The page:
This is not my fault as I am an awesome photographer and have been asked by many women to photograph them like one of my french girls. Besides, we all know that people read The Milelion for award winning, visually stunning photographs and not the dreck that passes for writing.

My flight from JFK to Taipei landed in the wee hours of the morning, and my Ansel Adams senses told me that the lighting at this hour was much different and more conducive to photography. So I decided to give it another shot-

EVA Air Lounge (Infinity & Star)

The Infinity lounge was deserted this early in the morning, which made photo taking a lot easier (remember the difference between the two is that the Infinity lounge is for EVA Air’s business class passengers, whereas the Star is for Star Alliance Gold passengers. If you’re a Star Gold flying EVA Air Business Class you can access both). You can see that, for whatever reason, my camera isn’t producing those weird lens flare things now. Here’s the main sitting area in front of the buffet, just before the Tron Tree.

And the Tron Tree itself! So much easier to photograph now.

The row of chairs that lines the wall facing the public departure area.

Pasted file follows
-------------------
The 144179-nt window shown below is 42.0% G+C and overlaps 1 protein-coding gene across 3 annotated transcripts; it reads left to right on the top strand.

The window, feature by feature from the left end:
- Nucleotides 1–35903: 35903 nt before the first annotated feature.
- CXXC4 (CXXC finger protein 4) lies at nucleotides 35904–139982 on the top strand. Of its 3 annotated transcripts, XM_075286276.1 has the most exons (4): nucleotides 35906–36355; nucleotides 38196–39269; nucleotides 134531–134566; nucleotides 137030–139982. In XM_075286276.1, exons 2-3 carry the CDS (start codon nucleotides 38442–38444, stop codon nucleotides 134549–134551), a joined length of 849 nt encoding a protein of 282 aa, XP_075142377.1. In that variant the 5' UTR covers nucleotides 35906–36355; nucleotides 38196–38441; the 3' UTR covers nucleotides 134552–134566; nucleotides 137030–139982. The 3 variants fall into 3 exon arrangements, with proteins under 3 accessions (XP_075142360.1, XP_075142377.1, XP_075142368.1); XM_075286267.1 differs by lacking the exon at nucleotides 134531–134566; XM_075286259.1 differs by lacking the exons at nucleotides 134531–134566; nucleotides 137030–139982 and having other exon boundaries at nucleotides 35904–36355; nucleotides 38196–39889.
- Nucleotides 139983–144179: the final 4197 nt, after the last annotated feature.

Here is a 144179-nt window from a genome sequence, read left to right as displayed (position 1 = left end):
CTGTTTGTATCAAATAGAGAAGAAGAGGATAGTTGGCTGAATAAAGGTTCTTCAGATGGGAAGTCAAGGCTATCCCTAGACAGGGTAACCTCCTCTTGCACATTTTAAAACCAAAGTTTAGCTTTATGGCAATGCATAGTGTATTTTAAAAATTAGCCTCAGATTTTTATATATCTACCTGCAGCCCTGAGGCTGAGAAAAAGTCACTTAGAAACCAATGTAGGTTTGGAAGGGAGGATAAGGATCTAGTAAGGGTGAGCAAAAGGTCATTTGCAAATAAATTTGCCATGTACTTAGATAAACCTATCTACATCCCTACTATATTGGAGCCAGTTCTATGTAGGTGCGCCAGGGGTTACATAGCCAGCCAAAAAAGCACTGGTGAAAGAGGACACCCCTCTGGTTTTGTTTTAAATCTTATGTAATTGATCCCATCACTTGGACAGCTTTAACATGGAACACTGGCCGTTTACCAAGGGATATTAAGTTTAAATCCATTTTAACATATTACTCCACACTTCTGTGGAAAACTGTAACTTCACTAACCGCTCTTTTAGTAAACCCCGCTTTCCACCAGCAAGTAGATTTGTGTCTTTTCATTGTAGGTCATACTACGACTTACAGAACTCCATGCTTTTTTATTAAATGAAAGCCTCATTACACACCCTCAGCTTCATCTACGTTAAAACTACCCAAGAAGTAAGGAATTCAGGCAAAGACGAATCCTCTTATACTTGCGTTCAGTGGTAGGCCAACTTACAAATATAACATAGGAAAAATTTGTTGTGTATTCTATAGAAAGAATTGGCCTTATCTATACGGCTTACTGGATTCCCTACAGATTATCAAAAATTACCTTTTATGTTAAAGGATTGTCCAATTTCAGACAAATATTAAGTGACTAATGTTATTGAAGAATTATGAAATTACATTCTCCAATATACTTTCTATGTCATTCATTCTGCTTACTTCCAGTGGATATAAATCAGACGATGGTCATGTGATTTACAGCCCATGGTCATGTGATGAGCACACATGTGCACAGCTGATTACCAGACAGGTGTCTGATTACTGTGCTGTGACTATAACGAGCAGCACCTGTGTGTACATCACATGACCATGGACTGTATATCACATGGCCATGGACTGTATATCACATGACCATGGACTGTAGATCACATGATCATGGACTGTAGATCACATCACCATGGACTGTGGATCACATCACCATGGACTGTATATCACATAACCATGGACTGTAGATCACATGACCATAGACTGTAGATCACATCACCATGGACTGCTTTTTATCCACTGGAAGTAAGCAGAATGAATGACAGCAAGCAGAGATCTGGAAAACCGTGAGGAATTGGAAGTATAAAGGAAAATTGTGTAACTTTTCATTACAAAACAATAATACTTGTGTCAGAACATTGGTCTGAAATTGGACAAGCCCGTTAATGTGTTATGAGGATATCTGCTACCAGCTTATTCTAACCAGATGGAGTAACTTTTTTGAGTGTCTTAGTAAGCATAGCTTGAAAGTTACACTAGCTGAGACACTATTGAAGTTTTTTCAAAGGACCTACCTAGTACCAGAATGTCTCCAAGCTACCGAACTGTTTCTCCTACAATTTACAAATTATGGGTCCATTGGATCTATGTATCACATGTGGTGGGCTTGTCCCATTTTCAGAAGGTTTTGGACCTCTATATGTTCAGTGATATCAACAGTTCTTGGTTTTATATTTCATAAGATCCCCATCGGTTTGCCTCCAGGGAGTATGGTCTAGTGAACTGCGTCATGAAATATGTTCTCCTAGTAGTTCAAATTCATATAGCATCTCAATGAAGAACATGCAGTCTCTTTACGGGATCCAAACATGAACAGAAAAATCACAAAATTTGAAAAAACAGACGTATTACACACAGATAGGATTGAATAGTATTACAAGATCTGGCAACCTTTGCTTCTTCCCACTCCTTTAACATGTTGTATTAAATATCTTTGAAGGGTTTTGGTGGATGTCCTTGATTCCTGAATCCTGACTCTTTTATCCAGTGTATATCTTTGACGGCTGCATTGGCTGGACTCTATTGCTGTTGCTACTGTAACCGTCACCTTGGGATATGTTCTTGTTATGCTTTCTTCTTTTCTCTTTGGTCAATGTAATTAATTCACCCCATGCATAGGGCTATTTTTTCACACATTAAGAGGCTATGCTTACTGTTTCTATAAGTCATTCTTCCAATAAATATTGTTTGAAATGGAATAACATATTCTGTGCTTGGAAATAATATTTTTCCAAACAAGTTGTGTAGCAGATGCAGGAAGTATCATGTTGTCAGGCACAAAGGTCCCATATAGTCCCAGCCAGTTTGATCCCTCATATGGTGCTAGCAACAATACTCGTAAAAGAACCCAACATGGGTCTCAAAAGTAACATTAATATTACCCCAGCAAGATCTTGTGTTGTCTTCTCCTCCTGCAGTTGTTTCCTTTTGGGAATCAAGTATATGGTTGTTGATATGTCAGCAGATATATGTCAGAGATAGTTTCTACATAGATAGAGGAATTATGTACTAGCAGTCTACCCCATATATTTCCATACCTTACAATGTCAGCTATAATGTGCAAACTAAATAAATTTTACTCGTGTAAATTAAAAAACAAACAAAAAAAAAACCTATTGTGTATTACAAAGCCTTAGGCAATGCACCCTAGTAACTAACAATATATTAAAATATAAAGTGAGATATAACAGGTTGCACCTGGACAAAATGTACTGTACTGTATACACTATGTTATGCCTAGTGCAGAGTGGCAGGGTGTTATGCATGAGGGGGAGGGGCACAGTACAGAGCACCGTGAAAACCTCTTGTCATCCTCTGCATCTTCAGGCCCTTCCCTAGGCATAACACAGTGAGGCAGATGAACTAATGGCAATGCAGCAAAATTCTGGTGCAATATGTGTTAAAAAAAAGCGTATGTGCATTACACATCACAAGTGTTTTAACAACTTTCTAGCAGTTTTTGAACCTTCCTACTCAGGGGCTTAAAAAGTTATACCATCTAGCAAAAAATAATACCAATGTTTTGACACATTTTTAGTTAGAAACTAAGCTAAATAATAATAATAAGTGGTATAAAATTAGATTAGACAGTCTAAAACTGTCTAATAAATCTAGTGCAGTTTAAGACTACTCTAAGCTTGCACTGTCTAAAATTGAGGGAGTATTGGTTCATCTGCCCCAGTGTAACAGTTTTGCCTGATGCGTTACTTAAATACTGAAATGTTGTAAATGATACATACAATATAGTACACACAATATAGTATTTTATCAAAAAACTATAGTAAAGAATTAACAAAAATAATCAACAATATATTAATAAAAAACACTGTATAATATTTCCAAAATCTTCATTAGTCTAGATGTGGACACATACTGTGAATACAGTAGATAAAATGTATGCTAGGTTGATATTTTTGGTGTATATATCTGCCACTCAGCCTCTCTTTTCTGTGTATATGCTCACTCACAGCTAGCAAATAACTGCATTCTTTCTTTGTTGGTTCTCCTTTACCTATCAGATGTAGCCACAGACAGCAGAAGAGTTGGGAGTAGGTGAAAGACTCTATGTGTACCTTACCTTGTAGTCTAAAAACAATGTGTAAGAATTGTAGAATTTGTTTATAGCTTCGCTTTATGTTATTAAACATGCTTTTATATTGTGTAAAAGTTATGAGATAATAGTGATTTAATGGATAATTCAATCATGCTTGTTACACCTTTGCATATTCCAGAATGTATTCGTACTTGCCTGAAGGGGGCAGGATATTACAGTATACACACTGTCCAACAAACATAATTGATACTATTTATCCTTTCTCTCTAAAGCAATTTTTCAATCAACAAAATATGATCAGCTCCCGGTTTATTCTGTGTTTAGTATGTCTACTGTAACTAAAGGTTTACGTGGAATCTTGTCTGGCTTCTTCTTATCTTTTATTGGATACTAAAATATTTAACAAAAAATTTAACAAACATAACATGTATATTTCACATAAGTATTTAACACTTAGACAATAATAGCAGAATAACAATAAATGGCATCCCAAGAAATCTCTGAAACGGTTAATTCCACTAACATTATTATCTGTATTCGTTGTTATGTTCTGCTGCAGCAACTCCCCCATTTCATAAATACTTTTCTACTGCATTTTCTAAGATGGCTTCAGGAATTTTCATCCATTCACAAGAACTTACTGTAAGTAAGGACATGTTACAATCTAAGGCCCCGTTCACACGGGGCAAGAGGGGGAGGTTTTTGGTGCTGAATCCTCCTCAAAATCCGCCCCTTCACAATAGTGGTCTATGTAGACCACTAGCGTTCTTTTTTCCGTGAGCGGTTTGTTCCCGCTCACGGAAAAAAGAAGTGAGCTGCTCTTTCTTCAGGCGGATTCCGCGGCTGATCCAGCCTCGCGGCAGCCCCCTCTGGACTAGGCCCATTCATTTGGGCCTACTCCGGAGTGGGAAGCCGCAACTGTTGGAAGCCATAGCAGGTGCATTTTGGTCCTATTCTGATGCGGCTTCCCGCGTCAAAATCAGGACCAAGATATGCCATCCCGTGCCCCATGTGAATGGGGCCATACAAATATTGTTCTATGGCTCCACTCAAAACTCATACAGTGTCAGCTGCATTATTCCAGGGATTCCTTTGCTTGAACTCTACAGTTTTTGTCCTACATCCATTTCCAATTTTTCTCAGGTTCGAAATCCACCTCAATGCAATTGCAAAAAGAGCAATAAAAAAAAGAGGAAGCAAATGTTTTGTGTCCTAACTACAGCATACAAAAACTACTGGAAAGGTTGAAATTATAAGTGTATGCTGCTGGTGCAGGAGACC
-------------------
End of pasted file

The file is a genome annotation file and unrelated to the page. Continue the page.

I came early. Like really early. So early the food for the buffet wasn’t even out yet. That was fine, as I wasn’t particularly hungry.

I decided to cross over to the Star lounge to attempt re-photography. They were also in the process of setting up breakfast.

There was tons of seating when I first arrived, but the place gradually filled up as more early morning flights landed.

The Star lounge has a quiet area with recliner seats. No separate sleeping rooms, sadly, but hey, we can’t all be the Al Safwa lounge.

Eventually the buffet was set up and I wandered over to take a look. There was a good selection of cooked and cold items, with a strong emphasis on vegetarian stuff.

But there was also back bacon, which made everything better.

It was early but the deserts and cheeses were out too.